[TOKYO] The US dollar slumped in early Asian trading on Wednesday, pressured by sterling's partial rebound from its dramatic losses in the previous session.
The pound was up 1.4 per cent at US$1.2287, after tumbling as low as US$1.2086 on Tuesday, heading towards last Friday's 31-year low of US$1.1450 hit as investors feared the impact on Britain from quitting the European Union.
Sterling benefited from a Bloomberg report that British Prime Minister Theresa May has accepted that Parliament should be allowed to vote on her Brexit plan.
"May will accept voting at the Parliament, which is giving the pound a short-term boost, but I'm not sure it's long-lasting," said Masafumi Yamamoto, chief currency strategist at Mizuho Securities in Tokyo. "Its latest fall was too much and too rapid, so it's natural to see some rebound," he said.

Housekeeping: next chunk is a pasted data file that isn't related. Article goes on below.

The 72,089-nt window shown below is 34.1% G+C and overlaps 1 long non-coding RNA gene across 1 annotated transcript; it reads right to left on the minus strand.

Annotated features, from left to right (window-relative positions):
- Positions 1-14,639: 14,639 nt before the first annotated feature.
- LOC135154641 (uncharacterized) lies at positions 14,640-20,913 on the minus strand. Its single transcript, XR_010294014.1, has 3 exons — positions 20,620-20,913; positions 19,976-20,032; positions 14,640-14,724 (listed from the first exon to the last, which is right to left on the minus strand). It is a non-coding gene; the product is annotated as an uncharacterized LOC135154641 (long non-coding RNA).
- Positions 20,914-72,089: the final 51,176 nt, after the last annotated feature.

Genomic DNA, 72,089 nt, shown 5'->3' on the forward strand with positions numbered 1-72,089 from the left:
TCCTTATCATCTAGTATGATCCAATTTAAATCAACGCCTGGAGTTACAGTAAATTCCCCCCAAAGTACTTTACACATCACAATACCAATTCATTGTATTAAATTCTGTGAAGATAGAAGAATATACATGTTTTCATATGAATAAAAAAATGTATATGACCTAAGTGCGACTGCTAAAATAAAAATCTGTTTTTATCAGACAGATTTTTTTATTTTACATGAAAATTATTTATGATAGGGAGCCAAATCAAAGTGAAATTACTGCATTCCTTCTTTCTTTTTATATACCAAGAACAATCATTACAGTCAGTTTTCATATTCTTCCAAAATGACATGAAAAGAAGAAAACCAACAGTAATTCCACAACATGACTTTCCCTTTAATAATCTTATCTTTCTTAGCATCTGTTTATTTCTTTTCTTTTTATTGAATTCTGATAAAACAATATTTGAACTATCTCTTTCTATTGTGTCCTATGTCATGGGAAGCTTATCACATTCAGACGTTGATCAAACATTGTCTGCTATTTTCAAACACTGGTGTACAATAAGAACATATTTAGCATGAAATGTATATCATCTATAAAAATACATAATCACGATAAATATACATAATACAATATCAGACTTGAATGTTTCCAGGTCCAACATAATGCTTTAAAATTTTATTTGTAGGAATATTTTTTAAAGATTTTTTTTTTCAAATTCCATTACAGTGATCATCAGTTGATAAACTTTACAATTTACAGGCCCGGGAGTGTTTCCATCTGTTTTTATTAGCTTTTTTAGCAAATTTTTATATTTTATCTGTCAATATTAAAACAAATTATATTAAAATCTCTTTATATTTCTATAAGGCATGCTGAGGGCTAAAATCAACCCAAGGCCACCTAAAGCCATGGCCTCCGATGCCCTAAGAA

"It seems the US dollar's weakness against sterling today is affecting the other US dollar currency pairs as well, which is also natural."
The US dollar index, which tracks the greenback against a basket of six major rivals, slipped 0.2 per cent to 97.533 after rising as high as 97.758 on Tuesday, its loftiest peak since March.
The US dollar edged down 0.1 per cent to 103.40 yen, while the euro was steady at US$1.1054, recovering from a dip as low as US$1.1049, its deepest nadir since early August.
The US dollar had been on an upswing due to rising expectations that the US Federal Reserve would raise interest rates as early as this year, with markets pricing in around a 70 per cent chance of a hike in December.
Investors awaited the minutes of the Federal Reserve Open Market Committee's September meeting, scheduled to be released later on Wednesday, as well as US retail sales data on Friday, for clues as to how close the US central bank is coming to hiking interest rates.
The US dollar has also benefited as Democratic presidential nominee Hillary Clinton widened her lead in opinion polls over Republican rival Donald Trump.